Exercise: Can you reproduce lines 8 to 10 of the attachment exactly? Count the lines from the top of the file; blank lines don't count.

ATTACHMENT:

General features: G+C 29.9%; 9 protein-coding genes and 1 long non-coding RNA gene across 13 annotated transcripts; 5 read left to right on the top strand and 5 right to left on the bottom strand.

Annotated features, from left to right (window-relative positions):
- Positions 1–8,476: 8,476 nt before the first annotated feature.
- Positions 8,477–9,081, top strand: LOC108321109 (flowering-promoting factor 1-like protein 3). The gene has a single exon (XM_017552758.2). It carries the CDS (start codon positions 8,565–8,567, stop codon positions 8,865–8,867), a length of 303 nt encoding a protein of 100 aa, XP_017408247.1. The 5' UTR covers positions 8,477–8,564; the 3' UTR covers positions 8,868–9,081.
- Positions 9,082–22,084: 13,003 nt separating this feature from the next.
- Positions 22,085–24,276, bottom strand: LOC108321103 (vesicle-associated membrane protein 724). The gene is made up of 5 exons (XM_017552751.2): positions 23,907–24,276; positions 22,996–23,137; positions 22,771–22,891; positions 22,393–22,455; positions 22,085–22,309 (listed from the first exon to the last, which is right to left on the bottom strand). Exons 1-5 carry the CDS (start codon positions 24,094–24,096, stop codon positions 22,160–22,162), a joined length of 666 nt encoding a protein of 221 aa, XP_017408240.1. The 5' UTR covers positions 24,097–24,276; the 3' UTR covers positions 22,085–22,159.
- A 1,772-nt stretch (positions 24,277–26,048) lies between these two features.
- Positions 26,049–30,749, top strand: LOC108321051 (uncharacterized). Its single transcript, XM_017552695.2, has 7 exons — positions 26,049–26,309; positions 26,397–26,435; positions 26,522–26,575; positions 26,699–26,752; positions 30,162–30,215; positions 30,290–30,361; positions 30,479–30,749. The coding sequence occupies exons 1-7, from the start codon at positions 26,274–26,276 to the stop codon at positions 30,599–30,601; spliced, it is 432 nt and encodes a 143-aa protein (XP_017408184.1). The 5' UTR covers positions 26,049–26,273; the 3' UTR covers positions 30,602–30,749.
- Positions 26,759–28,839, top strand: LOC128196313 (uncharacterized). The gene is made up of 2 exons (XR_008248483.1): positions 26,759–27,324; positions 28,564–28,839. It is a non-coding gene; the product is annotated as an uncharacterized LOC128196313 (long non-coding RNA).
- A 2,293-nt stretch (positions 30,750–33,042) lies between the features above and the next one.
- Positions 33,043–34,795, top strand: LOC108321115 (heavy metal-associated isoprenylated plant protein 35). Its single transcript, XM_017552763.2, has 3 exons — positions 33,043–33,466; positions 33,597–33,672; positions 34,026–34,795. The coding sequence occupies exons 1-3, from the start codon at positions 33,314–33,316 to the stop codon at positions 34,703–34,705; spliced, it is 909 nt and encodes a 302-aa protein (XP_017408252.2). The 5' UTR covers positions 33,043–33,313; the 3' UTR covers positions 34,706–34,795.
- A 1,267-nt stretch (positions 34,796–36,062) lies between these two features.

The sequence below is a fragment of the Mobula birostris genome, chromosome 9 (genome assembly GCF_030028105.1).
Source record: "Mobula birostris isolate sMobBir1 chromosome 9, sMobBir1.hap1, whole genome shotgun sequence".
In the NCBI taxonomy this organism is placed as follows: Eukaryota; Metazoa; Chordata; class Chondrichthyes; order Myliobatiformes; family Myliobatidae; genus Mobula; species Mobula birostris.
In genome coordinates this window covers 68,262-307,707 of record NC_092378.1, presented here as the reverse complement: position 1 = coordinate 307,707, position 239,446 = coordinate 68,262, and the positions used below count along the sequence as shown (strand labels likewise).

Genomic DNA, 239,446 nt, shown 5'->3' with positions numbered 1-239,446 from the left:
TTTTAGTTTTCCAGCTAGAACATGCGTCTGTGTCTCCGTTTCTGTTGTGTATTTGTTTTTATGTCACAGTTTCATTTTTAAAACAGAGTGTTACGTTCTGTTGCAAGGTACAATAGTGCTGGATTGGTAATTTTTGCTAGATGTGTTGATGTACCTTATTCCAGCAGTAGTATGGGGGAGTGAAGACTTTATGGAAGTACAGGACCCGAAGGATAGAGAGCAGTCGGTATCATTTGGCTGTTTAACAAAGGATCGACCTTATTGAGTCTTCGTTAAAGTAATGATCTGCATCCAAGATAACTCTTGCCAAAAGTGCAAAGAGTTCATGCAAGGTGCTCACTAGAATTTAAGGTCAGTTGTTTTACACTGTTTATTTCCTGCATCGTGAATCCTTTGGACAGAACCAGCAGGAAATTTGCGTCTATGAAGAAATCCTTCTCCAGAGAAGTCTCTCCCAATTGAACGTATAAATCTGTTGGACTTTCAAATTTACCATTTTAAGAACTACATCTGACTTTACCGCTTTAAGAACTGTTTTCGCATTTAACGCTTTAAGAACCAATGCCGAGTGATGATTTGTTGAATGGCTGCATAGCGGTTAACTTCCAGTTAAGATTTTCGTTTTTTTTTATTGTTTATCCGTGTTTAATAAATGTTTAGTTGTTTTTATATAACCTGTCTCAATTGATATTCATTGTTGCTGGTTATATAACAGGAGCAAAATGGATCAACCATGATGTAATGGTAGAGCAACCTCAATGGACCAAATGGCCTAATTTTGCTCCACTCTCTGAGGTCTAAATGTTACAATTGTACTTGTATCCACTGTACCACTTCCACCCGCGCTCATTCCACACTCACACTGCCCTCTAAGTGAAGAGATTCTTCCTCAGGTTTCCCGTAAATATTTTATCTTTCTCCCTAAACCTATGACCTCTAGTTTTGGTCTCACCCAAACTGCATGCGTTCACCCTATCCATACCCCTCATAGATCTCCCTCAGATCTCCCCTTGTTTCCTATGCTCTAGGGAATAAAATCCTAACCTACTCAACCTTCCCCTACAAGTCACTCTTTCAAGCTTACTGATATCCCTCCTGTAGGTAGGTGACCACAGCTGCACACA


- Positions 26,049–30,749, top strand: LOC108321051 (uncharacterized). Its single transcript, XM_017552695.2, has 7 exons — positions 26,049–26,309; positions 26,397–26,435; positions 26,522–26,575; positions 26,699–26,752; positions 30,162–30,215; positions 30,290–30,361; positions 30,479–30,749. The coding sequence occupies exons 1-7, from the start codon at positions 26,274–26,276 to the stop codon at positions 30,599–30,601; spliced, it is 432 nt and encodes a 143-aa protein (XP_017408184.1). The 5' UTR covers positions 26,049–26,273; the 3' UTR covers positions 30,602–30,749.
- Positions 26,759–28,839, top strand: LOC128196313 (uncharacterized). The gene is made up of 2 exons (XR_008248483.1): positions 26,759–27,324; positions 28,564–28,839. It is a non-coding gene; the product is annotated as an uncharacterized LOC128196313 (long non-coding RNA).
- A 2,293-nt stretch (positions 30,750–33,042) lies between the features above and the next one.